5 things start-ups can learn from Donald Trump’s presidential campaign

DonnieBusiness, Entrepreneur, StartupsLeave a Comment

I’m not a fan of Donald Trump. I have never met him personally but his public persona over the many years I’ve seen him in the press has led me to believe he is not the type of person I would want to lead my country. That being said, his presidential campaign and eventual success in winning the American Presidency has been nothing short of miraculous (is that the correct word for it?). How is it possible that a man who has no political history, no military history – a total outsider to US politics, can win more electoral college votes than a woman who has 30 years of political service and has powerful political allies? The answer is simpler than most people may want to admit, he applied tried and tested political manoeuvres that have been in use in third world countries for years. Political strategy aside there are a few things that entrepreneurs and start-ups can learn from the campaign.

1. Just because your competitor is bigger or more connected doesn’t mean you can’t compete.

Donald Trump was an outsider in this election. No one took his running for president seriously. That allowed him to do what none of the other candidates could – experiment. Deliberate or not, he employed a different strategy to everyone else. He didn’t try the same old political power plays that is part and parcel of the current system. The same goes for start-ups and new ideas. Challenging the status quo seems cliché but it allows outsiders to do what incumbents can’t. Do not think you can’t succeed just because a market already has a dominant player.

2. Paid advertising is overrated.

Hillary Clinton’s campaign spent nearly double what Donald Trump did on advertising. Yet, Trump had more airtime and reached more people because of “free” publicity. Please note: I do not condone nor support in any way the sentiments and statements Mr. Trump used to get that publicity but the point here is that if you have the right message, people will listen, debate, share, support or disagree and that is worth more than paid advertising. Paid search advertising is crowded, highly competitive and expensive. Spend your marketing budget wisely by ensuring your message is the right one and that you’re sharing it in the right places. Google Adwords, Bing Ads and Facebook Ads aren’t the only channels for advertising your message.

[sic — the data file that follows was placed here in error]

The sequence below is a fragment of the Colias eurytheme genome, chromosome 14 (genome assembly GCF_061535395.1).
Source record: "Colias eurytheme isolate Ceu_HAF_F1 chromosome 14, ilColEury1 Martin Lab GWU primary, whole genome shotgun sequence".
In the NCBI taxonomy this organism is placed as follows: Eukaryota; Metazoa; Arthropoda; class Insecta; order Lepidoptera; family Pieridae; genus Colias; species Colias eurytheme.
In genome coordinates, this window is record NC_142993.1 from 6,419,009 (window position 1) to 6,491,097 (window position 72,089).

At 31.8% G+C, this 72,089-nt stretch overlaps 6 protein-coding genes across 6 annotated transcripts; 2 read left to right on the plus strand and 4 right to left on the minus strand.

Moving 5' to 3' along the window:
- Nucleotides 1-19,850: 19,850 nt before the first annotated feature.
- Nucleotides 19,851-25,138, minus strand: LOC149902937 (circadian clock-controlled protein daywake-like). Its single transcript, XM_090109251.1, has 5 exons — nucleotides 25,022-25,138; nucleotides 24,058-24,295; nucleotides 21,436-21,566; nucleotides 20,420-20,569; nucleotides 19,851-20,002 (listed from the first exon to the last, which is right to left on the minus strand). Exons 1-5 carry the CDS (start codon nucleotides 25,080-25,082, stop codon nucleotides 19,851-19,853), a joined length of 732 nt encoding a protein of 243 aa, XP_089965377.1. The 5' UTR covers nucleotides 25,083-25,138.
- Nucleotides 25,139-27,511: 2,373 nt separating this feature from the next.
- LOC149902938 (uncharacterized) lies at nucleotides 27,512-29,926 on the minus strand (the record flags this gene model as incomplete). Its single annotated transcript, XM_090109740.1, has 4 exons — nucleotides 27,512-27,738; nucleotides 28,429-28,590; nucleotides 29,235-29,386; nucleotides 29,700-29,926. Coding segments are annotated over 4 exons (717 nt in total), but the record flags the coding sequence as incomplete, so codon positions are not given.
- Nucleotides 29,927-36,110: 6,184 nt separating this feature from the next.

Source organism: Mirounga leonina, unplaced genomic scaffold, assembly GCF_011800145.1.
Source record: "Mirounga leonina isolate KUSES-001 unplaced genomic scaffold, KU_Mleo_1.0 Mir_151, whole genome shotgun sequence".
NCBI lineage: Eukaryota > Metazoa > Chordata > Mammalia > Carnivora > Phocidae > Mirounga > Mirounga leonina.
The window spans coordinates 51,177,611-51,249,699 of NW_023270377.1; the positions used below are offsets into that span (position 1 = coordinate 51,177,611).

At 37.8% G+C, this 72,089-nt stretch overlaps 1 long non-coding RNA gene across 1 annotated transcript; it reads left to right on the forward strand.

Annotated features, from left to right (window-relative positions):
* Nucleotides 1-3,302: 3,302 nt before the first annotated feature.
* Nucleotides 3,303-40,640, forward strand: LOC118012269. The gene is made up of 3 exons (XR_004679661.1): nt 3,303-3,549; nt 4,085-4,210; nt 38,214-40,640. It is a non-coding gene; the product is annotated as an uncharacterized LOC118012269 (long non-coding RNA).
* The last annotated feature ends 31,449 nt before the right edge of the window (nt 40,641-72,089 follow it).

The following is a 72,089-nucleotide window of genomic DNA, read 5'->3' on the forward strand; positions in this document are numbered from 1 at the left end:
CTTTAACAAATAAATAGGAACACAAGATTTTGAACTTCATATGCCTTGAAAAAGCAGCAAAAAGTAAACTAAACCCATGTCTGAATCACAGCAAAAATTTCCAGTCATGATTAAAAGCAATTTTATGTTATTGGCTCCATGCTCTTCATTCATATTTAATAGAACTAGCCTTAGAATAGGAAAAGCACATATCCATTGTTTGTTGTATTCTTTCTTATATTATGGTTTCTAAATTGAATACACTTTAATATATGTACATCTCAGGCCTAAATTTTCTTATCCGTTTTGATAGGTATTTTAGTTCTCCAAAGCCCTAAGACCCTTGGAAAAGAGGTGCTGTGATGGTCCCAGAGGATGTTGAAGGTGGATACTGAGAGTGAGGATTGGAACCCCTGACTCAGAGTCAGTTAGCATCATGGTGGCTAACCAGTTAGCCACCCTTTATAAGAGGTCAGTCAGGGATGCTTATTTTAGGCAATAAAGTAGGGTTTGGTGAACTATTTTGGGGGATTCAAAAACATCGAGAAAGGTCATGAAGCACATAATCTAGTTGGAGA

3. Know what you need to succeed

The US electoral system is a complicated one. It’s not simple majority rules and was designed to prevent some of the basic pitfalls of a simplistic democratic process. All of the candidates for president should have understood this but the difference between the candidates was in the planning of how to get to the winning number. The Republican party did more events in many states that ended up turning the tide in the election. What is your target sales for the year? How many clients do you need to hit those sales targets? What is the process for getting those clients?

4. Find and know your audience

The Trump campaign knew exactly who they were trying to reach and, well, it wasn’t the people most politicians attempt to reach. While the Clinton campaign used technology to determine who to speak to, Trump measured responses to his campaign by using social media and understanding what was working from real people. As a technologist, it is hard to say that technology isn’t always the answer but good old human sentiment can’t be substituted. When you have an idea or a product, you will know who you built it for so find those people and ensure you listen and understand them.

5. Divide and conquer

The social division that the 2016 US Presidential campaign has produced is sickening. It has truly demonstrated the division in a nation that on it’s surface professes equality and openness. However, the use of division as a political tool has been long used in many countries all over the world. It is powerful and effective. The same strategy can be employed in business, albeit, one hopes with some morality. Segmentation and division of a market can help ensure that your business gains the necessary foothold. For example, TicketText – a ticketing company, are in a very crowded market, yet they specialise in the comedy vertical and are slowly gaining traction and brand recognition with an ever increasing market share.